On a cold, clear afternoon drive in early January I'm rapidly transported into a mental territory I'm completely unfamiliar with. My heart begins to beat so quick I was convinced I was having a heart attack. My hands were clammy. I felt sick, the type of sick in your stomach that you can't quite pinpoint to a definite location. You just know it's not right. My hands and feet became tingly, like that feeling you get before you pass out. My body temperature soared, sweating inexplicably. The very car I'm driving, the wheel I'm holding, the vibration of the road making contact with the wheels seemed so alien and unfamiliar. My mate in the passenger seat, whom I had spent the last few days with, was completely unaware.
I kept chatting, adjusted the radio, cranked up the air con but I had to pull over. I was panicked. “What was happening to me?”, I thought. I was paranoid of my environment. I mentioned out-loud that I didn't feel well and explained what was happening as best I could. My friend assured me it was just the hangover shakes from the few-too-many we had the night before (and probably the night before that) but I was unconvinced. Leaving the car to get some air, I remember glancing at my friends worried facial expression. Why was he worried? Was I going crazy? Why couldn't I think straight? Should I call an ambulance? What do I even explain to the them if I do?
I took a breath, lots of rapid breaths actually. I tried to focus on my breathing because I knew I was hyperventilating. I was trying to focus on anything to be honest. My grip on reality was loosening, I felt like I was being unplugged from the matrix or some sh*t. Out of site of the passing traffic I crouched down on the passenger side of the car, my face pressed against the cold metallic exterior while I tried everything to regain control of my bearings, my sanity. Whatever it was, it wasn't pleasant to say the very least.
A journey back home, an encounter with worried parents and an emergency trip to the doctors later revealed that I had a panic attack. My GP prescribed me with some valium and that night before the calming effects set in I thought “wow, THAT was a panic attack?” Up until that point I had been ignorant to the severity of panic attack symptoms. In my pre-attack stupidity, I assumed it really only meant you were a bit 'off' or anxious in it's mild interpretation. How I was wrong. My mind had snapped so to speak, my mental health was deteriorating and I was scared.
I had just been through a pretty horrible break up prior to my first panic attack. We parted ways on December 26th last. I was heartbroken, lost and depressed. As you would be after a four-year long relationship. I wasn't sleeping and even when I did, vivid dreams haunted my ever-tired mind. The first attack was, as I have since learnt, a physical symptom of mental stress and strain. My mind had just had enough; it was though my thoughts had imploded inwards with nowhere to escape. At the time I was drinking more than I should in an effort to 'forget' the pain of loss. I was obsessively checking my ex's social media, which made everything so much worse. Don't do it if you break up with someone by the way, it will tear you up inside. It wasn't to be my last episode but if you've read this far I can assure you things got better. It's cliché to say I know, but it did.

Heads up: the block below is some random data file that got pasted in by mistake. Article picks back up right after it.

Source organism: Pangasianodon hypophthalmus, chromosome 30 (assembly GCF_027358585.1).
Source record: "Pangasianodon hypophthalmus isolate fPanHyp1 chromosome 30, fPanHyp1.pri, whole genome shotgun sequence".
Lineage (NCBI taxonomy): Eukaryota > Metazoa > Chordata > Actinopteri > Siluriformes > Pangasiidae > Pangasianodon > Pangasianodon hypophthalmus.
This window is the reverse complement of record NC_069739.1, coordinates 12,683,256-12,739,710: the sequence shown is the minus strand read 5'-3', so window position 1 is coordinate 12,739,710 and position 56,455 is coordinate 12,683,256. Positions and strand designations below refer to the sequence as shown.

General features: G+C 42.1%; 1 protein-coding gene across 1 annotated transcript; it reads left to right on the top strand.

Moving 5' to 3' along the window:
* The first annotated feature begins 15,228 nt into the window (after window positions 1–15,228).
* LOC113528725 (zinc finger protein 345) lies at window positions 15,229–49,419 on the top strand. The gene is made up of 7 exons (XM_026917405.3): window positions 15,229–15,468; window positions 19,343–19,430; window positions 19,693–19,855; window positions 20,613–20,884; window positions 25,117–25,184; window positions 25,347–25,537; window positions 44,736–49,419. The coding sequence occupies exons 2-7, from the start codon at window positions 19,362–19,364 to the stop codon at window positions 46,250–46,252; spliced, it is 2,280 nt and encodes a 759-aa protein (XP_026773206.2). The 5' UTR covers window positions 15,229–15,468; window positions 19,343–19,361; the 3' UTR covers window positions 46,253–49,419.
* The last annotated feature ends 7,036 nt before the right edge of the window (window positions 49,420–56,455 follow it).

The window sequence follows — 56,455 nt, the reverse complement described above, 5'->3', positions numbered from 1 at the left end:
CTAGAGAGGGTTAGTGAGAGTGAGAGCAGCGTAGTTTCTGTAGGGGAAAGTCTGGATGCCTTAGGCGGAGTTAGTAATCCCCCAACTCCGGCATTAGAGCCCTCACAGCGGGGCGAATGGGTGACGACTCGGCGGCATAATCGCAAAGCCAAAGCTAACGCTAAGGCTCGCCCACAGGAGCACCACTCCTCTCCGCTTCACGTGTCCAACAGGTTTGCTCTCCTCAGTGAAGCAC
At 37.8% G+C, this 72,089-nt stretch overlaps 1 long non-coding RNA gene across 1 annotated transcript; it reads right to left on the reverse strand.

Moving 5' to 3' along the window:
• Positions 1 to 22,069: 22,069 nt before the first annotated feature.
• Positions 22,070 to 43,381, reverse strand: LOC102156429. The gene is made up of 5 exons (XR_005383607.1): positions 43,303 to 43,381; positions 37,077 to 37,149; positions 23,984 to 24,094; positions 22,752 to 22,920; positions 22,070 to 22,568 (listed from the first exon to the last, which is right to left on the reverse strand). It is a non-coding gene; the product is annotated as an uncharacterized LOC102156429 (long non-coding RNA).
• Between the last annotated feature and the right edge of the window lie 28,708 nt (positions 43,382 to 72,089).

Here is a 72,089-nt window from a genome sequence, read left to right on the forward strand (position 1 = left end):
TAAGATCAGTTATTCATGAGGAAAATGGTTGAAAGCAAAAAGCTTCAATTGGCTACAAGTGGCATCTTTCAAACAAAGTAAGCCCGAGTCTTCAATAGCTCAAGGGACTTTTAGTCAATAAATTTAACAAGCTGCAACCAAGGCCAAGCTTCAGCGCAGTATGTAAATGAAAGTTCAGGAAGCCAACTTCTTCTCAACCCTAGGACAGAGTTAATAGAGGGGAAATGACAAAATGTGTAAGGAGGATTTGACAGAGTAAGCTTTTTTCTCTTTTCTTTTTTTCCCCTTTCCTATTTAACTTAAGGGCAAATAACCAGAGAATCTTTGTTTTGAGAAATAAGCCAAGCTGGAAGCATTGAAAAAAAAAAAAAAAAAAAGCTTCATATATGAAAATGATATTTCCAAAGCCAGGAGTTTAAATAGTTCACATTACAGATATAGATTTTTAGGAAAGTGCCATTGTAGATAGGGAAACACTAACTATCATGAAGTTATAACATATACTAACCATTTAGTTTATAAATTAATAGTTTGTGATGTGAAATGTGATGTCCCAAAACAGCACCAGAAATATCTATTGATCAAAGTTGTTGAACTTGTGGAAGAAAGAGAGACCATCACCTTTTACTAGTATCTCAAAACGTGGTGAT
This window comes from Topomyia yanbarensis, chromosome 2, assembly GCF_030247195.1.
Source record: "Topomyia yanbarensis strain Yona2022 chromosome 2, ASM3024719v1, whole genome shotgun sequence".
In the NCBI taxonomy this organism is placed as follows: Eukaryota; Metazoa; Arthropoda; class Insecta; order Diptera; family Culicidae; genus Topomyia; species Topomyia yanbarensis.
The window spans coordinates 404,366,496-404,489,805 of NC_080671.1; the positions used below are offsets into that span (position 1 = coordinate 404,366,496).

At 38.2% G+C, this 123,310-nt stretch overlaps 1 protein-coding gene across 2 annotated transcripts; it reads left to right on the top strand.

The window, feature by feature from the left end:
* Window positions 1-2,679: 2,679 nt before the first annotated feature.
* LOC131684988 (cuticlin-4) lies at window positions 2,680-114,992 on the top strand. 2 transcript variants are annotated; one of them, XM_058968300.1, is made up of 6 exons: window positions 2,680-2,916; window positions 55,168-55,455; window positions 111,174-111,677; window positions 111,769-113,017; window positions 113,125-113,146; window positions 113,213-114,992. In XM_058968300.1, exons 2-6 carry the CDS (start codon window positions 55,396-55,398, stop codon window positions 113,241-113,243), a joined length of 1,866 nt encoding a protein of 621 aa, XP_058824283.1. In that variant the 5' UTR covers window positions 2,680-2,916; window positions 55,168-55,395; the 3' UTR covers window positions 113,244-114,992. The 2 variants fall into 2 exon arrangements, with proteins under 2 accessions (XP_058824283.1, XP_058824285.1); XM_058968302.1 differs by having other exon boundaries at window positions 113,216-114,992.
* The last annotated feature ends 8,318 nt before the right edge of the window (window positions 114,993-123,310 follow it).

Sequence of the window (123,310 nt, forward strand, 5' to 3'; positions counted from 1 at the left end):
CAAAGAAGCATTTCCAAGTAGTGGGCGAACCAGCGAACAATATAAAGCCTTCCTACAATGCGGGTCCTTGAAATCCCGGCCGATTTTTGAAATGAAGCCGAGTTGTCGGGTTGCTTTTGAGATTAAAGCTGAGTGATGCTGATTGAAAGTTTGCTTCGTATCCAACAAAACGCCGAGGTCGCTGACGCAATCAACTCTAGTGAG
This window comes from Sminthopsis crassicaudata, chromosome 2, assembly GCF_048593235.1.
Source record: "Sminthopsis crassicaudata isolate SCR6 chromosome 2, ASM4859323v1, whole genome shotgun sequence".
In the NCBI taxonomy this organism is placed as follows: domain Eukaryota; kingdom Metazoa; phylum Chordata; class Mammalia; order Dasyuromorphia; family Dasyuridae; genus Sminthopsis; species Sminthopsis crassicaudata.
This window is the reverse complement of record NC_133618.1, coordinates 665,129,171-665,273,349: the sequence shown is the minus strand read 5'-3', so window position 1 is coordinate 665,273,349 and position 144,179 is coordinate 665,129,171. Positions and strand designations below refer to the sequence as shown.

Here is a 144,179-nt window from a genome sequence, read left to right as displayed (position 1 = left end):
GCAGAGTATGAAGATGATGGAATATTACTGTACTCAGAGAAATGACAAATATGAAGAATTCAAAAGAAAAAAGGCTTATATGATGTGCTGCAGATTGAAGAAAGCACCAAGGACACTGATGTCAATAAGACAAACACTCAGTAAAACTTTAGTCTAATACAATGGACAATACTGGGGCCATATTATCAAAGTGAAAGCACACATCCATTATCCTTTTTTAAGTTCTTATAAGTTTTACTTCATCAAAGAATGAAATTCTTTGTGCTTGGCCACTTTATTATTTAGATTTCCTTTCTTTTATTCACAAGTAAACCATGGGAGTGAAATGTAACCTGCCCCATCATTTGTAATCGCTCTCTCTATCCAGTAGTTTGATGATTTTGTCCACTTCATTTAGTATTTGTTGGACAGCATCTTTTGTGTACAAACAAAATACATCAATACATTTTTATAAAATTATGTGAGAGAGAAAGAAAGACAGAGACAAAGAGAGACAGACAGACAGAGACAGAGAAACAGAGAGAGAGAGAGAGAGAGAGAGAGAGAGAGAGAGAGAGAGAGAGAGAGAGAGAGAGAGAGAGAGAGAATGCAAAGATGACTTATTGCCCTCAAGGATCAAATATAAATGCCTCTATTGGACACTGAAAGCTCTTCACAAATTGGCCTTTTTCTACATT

I'm in a very public job. I had to manage being on the radio everyday to thousands of people – people who expected to hear the “happy” Dave Cronin – with the fallout of my break up and its associated depression, stress and anxiety. So, I decided to get medicinal therapy when it all got a bit too much again, I was seeing a psychologist regularly but above all I was determined to “feel better”.
With the help of some amazing friends, parents, work mates and doctors I was on the road to recovery. When I started to feel better it was like a physical weight had been lifted. The sunny days actually started to look bright and not dark like it did. I was having fun, not pretending to, like I had done. My depression stayed somewhat and I'm still trying to jump that particular hurdle. But my anxiety attacks became less frequent and for the last few months, I'm pleased to say, has disappeared. Being a presenter, oddly helped and acted as a therapy of sorts. It's a high pressure job. I had to be professional and provide an entertainment service so I convinced myself to be happy. It worked.
I've just turned twenty-five, I know so many lads who have lost friends to suicide much younger than me. I've lost friends younger than me. It truly is an epidemic amongst young males in particular who may have experienced something similar, less or worse to what I have. I'm in the fortunate position of being influential to others and I give up a little bit of useless privacy in sharing my story in the hope that it just might give you the encouragement to seek help.
I share my story not for attention because it's what us media-types do but because I care. I care that we are losing people to something that can be fixed. I care that some of those in power appear not to care enough in the provision of youth mental health services. I care about you and me and the need for us to collectively care about each other more. If you care, care about yourself and care about your mate who seems a little distant. I, like Kelly Clarkson, am a firm believer in 'what doesn't kill you makes you stronger'. But don't do it alone. It may be stormy now but it never rains forever…Even in Ireland!